By the end of today another 25,000 young children will have been robbed of their childhoods, cheated of their right to an education, exposed to life-threatening health risks, and set on a path that often leads to a life of servitude and poverty. Their plight is the result of widespread and systematic human rights violations. Yet the source of the injustice they suffer is hidden in the shadows of debates on international development: They are child brides.

Each year, 1.5 million girls -- many just starting their adolescent years -- become child brides. It was shocking for us to discover the sheer scale of the problem and to understand its impact on human rights and the life cycle of opportunities, and most tragically of all, on maternal and infant death rates.

Early marriage is a hidden crisis. Because the victims are overwhelmingly young, poor and female, their voices are seldom heard by governments. Their concerns do not register on the agendas of global summits. But early marriage is destroying human potential and reinforcing gender inequalities on a global scale. It is subjecting young girls to the elevated health risks that come with early pregnancy and childbirth. It is reinforcing the subordination of women. And it is holding back progress toward the United Nation’s 2015 goal of universal primary education. Without educating girls who are not in school today and preventing them from marrying, we cannot ever hope to meet the Millennium Development Goals.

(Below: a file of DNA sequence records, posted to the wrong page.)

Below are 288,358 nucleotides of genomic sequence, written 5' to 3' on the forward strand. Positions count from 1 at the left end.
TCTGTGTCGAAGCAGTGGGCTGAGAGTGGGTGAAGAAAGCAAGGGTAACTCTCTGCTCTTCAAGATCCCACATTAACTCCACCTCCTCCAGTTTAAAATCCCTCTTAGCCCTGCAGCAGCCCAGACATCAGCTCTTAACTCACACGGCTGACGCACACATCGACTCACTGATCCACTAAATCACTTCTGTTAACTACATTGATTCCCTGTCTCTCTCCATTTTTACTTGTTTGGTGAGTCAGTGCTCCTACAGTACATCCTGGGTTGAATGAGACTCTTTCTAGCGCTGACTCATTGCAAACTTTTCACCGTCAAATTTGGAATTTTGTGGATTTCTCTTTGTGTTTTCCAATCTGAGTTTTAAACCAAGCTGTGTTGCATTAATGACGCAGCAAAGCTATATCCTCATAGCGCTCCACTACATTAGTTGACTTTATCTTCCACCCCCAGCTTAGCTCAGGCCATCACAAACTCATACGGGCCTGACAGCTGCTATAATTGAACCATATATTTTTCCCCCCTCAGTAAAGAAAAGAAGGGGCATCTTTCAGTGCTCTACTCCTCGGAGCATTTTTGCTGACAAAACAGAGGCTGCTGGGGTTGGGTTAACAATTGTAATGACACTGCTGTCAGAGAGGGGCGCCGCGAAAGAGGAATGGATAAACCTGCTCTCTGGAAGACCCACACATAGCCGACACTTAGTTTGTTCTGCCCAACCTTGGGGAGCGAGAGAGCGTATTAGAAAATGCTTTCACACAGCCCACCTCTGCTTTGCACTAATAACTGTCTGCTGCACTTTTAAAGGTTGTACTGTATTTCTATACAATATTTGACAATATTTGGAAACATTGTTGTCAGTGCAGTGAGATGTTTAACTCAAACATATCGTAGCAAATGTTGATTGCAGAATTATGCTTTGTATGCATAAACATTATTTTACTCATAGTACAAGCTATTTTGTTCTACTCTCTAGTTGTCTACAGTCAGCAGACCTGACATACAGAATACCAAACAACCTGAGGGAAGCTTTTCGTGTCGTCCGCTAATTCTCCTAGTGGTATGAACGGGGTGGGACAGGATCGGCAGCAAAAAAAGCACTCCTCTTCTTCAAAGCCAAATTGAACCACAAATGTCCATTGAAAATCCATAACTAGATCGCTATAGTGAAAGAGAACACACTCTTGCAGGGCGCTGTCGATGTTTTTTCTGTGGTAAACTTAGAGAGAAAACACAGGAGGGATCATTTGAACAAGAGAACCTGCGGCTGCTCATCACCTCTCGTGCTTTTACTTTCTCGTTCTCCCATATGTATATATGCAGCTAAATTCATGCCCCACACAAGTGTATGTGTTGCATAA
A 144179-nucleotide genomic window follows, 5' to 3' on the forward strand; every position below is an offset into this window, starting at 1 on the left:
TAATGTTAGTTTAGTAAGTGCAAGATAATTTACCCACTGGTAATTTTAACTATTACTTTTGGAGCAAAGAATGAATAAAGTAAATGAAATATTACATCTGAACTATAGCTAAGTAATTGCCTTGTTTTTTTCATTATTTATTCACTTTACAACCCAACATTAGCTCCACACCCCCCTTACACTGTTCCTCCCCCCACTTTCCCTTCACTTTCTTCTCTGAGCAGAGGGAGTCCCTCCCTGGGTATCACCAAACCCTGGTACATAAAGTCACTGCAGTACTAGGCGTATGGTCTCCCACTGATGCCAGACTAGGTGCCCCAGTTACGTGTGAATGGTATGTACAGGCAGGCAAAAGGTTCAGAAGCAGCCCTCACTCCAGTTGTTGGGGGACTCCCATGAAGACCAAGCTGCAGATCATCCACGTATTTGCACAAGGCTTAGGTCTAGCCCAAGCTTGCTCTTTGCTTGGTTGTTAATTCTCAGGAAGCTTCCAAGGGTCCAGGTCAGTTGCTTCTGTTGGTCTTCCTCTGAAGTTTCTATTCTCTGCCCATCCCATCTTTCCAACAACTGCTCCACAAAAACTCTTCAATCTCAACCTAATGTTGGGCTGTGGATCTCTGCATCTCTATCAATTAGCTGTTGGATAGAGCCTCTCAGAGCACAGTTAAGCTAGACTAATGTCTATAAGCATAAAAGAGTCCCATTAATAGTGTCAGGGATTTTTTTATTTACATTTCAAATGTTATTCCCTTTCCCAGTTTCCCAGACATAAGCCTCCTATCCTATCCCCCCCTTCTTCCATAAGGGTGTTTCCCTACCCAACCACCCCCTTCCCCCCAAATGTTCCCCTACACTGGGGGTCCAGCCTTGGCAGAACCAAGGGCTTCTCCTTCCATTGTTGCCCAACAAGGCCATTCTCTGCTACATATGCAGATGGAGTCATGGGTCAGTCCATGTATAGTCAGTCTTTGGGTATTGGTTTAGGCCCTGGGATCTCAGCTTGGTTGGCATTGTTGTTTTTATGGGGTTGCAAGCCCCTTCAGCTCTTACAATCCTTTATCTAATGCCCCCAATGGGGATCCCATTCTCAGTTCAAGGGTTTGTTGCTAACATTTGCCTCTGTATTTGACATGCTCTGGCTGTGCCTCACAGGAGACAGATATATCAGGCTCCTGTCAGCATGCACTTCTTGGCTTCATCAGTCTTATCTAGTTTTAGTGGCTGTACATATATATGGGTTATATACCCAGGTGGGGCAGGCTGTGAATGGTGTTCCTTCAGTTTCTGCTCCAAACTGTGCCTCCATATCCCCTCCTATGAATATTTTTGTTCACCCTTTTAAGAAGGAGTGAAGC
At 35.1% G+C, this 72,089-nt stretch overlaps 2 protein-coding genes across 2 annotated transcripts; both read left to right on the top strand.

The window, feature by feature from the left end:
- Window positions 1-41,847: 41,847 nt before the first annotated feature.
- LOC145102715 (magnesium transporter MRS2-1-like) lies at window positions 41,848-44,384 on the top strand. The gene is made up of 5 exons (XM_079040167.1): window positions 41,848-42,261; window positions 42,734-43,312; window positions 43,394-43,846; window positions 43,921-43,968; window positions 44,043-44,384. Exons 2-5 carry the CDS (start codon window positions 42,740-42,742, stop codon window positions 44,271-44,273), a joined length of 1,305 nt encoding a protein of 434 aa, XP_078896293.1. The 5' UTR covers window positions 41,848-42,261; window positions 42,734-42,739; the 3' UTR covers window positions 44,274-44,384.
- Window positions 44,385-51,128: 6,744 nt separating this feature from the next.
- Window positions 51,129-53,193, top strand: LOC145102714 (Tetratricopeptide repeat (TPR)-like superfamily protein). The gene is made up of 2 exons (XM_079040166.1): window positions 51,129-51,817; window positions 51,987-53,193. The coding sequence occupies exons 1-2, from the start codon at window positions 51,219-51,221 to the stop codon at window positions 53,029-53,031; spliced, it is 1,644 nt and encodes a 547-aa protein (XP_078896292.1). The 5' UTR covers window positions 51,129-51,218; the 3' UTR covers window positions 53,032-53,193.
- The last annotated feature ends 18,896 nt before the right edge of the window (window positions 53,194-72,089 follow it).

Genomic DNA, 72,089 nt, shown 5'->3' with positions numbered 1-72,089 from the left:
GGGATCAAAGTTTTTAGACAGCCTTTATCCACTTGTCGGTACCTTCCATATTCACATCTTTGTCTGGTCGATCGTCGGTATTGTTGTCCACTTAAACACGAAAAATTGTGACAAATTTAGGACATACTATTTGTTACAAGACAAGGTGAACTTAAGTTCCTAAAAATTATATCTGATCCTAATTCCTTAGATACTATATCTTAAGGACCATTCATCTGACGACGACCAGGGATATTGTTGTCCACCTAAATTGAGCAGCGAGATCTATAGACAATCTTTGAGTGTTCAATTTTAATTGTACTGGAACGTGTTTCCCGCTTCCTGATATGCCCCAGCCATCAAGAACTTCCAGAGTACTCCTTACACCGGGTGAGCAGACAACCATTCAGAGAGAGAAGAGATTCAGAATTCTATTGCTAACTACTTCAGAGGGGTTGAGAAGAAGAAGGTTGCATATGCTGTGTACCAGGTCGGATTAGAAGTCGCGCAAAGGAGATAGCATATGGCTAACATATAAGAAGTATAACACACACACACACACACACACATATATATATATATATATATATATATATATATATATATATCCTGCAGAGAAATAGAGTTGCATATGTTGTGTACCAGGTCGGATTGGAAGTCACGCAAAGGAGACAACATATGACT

from Global Investing:

How socially responsible is your investing?

Is your investment ethically sound and socially responsible?

A new survey by consulting firm Mercer finds that only 9% of more than 5,000 investment strategies achieve the highest environmental, social and governance (ESG) ratings.

Socially responsible investing (SRI) involves buying shares in companies that manage ESG risks. For example, firms that make clean technologies are favoured, while businesses which pollute the environment, are complicit in human rights abuses or nuclear arms production are shunned. All this sounds good, but the performance of such investments has been somewhat mixed -- meaning being good doesn't always mean doing well. But the SRI industry is hoping that greater involvement of funds, especially long-term ones such as pension funds and sovereign wealth funds -- may generate flows into the sector and lead to better performance.

Of the 5,175 strategies assigned ESG ratings, 57% are in listed equities, 20% fixed income and the remaining 23% across real estate, private equity, hedge funds and others.

U.N. rights forum proclaims equal gay rights, Muslims states object

(Delegates talk at the Human Rights Council at the United Nations in Geneva June 9, 2011/Denis Balibouse)

 

The top U.N. human rights body declared Friday there should be no discrimination or violence against people based on their sexual orientation, a vote Western countries called historic but Islamic states firmly rejected. The controversial resolution marked the first time that the Human Rights Council recognized the equal rights of lesbian, gay, bisexual and transgender people, diplomats said.

The text, presented by South Africa, was adopted by 23 countries in favour, 19 against with 3 abstentions and one delegation absent during voting. Libya’s membership in the 47-member Geneva forum was suspended in March.

Islamic bloc drops 12-year U.N. drive to ban defamation of religion

(U.S. Secretary of State Hillary Clinton addresses the high level segment of the 16th session of the Human Rights Council at the United Nations European headquarters in Geneva, February 28, 2011. REUTERS/Valentin Flauraud)